renderPassDesc.depthAttachment.clearDepth = 1.0;

Example: Creating a Render Pass Descriptor for Multisampled Rendering

To use the MTLStoreActionMultisampleResolve action, you must set the texture property to a multisample-type texture, and the resolveTexture property will contain the result of the multisample resolve operation. (If texture does not support multisampling, then the result of a multisample resolve action is undefined.) The resolveLevel, resolveSlice, and resolveDepthPlane properties may also be used for the multisample resolve operation to specify the mipmap level, cube slice, and depth plane of the multisample texture, respectively. In most cases, the default values for resolveLevel, resolveSlice, and resolveDepthPlane are usable. In Listing 5-2, an attachment is initially created and then its loadAction, storeAction, texture, and resolveTexture properties are set to support multisample resolve.

Listing 5-2  Setting Properties for an Attachment with Multisample Resolve

MTLTextureDescriptor *colorTexDesc = [MTLTextureDescriptor
           width:IMAGE_WIDTH height:IMAGE_HEIGHT mipmapped:NO];
id <MTLTexture> colorTex = [device newTextureWithDescriptor:colorTexDesc];
MTLTextureDescriptor *msaaTexDesc = [MTLTextureDescriptor
           width:IMAGE_WIDTH height:IMAGE_HEIGHT mipmapped:NO];
msaaTexDesc.textureType = MTLTextureType2DMultisample;
msaaTexDesc.sampleCount = sampleCount;  //  must be > 1
id <MTLTexture> msaaTex = [device newTextureWithDescriptor:msaaTexDesc];
MTLRenderPassDescriptor *renderPassDesc = [MTLRenderPassDescriptor renderPassDescriptor];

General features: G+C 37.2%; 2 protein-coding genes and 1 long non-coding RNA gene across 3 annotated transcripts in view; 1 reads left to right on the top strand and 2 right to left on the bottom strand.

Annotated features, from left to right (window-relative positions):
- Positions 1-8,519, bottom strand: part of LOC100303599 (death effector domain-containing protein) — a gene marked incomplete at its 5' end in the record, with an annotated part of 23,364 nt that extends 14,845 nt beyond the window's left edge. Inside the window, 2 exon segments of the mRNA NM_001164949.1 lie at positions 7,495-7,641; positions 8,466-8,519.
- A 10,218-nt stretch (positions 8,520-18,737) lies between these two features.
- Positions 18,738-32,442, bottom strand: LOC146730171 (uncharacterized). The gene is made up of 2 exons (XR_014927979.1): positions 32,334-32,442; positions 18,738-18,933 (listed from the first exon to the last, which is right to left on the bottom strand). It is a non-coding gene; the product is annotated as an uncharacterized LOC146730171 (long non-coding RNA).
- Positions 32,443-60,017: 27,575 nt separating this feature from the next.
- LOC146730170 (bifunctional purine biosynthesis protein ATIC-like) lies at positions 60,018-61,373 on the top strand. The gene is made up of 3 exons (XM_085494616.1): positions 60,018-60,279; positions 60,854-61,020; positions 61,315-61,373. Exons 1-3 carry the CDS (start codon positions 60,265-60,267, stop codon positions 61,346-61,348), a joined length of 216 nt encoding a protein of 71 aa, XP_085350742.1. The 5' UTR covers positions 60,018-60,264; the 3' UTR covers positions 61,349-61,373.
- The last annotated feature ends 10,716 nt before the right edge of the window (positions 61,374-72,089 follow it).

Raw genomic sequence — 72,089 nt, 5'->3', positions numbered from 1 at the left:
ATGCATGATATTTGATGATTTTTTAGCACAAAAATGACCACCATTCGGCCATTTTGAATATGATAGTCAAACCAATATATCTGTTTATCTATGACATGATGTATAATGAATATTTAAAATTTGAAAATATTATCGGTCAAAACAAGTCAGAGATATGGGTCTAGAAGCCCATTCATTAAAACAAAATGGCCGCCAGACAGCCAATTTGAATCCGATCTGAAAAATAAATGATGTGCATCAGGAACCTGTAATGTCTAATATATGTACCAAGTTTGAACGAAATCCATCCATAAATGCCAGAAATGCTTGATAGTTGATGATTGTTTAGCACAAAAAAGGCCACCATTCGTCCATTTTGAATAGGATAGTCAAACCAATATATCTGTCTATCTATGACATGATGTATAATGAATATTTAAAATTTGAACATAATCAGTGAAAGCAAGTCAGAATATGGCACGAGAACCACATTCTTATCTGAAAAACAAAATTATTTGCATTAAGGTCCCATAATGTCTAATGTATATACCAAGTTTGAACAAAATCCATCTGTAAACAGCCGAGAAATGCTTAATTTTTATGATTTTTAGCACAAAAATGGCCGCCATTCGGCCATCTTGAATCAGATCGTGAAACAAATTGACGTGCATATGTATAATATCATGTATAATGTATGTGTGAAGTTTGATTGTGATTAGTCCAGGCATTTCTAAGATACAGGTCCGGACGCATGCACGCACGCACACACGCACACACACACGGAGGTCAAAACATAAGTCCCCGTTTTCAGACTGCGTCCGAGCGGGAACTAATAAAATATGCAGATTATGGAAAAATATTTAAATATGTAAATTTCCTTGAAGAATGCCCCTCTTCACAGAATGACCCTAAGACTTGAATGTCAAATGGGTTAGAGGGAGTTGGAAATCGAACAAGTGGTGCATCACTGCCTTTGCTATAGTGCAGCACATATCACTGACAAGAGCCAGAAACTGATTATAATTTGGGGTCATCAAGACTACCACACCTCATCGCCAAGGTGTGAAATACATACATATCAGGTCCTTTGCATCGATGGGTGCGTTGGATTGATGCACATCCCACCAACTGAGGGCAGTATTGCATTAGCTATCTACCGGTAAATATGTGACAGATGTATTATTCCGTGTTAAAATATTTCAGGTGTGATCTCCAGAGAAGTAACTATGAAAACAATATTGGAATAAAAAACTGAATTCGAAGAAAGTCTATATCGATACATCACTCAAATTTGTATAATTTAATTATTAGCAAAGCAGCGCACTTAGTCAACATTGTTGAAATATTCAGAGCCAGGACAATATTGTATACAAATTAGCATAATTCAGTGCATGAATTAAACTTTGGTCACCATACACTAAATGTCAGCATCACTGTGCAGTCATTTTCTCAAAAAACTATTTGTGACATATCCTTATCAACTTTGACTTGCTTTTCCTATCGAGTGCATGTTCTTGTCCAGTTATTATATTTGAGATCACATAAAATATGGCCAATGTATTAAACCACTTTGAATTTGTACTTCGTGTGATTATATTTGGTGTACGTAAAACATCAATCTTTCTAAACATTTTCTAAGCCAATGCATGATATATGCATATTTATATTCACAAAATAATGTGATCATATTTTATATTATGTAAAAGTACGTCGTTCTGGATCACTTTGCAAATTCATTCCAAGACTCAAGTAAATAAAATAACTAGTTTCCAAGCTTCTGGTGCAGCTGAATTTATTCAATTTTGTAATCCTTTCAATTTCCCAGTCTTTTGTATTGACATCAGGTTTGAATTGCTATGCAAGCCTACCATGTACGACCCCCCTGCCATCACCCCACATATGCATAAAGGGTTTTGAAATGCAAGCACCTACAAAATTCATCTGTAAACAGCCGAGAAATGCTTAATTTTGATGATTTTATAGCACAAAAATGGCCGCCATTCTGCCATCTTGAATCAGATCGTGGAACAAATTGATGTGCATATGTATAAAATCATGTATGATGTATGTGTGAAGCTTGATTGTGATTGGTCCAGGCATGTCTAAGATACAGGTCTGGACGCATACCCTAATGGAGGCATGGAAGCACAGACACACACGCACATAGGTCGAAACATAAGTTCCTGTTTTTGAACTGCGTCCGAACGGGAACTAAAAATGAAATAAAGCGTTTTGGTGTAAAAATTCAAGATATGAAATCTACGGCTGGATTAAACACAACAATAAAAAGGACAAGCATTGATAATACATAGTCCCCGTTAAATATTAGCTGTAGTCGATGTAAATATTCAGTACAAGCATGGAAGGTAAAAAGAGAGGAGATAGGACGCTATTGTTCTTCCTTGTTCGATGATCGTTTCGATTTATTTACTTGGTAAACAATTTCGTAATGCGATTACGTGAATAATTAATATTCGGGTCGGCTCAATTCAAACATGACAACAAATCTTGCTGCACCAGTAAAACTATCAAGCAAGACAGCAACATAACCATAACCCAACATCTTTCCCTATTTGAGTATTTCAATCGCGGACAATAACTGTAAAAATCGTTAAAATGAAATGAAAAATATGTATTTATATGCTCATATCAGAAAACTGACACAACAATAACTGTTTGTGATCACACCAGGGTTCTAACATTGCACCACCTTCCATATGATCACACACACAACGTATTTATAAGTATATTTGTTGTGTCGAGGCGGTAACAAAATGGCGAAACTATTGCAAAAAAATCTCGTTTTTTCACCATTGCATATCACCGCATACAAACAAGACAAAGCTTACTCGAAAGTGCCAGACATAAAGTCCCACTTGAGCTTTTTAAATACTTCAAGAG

renderPassDesc.colorAttachments[0].texture = msaaTex;
renderPassDesc.colorAttachments[0].resolveTexture = colorTex;
renderPassDesc.colorAttachments[0].loadAction = MTLLoadActionClear;
renderPassDesc.colorAttachments[0].storeAction = MTLStoreActionMultisampleResolve;
renderPassDesc.colorAttachments[0].clearColor = MTLClearColorMake(0.0,1.0,0.0,1.0);

Using the Render Pass Descriptor to Create a Render Command Encoder

After you create a render pass descriptor and specify its properties, use the renderCommandEncoderWithDescriptor: method of a MTLCommandBuffer object to create a render command encoder, as shown in Listing 5-3.

Listing 5-3  Creating a Render Command Encoder with the Render Pass Descriptor

id <MTLRenderCommandEncoder> renderCE = [commandBuffer

Displaying Rendered Content with Core Animation

Core Animation defines the CAMetalLayer class, which is designed for the specialized behavior of a layer-backed view whose content is rendered using Metal. A CAMetalLayer object represents information about the geometry of the content (position and size), its visual attributes (background color, border, and shadow), and the resources used by Metal to present the content in a color attachment. It also encapsulates the timing of content presentation so that the content can be displayed as soon as it is available or at a specified time. For more information about Core Animation, see the Core Animation Programming Guide.

Core Animation also defines the CAMetalDrawable protocol for objects that are displayable resources. The CAMetalDrawable protocol extends MTLDrawable and provides an object that conforms to the MTLTexture protocol, so it can be used as a destination for rendering commands. To render into a CAMetalLayer object, you should get a new CAMetalDrawable object for each rendering pass, get the MTLTexture object that it provides, and use that texture to create the color attachment. Unlike color attachments, creation and destruction of a depth or stencil attachment are costly. If you need either depth or stencil attachments, create them once and then reuse them each time a frame is rendered.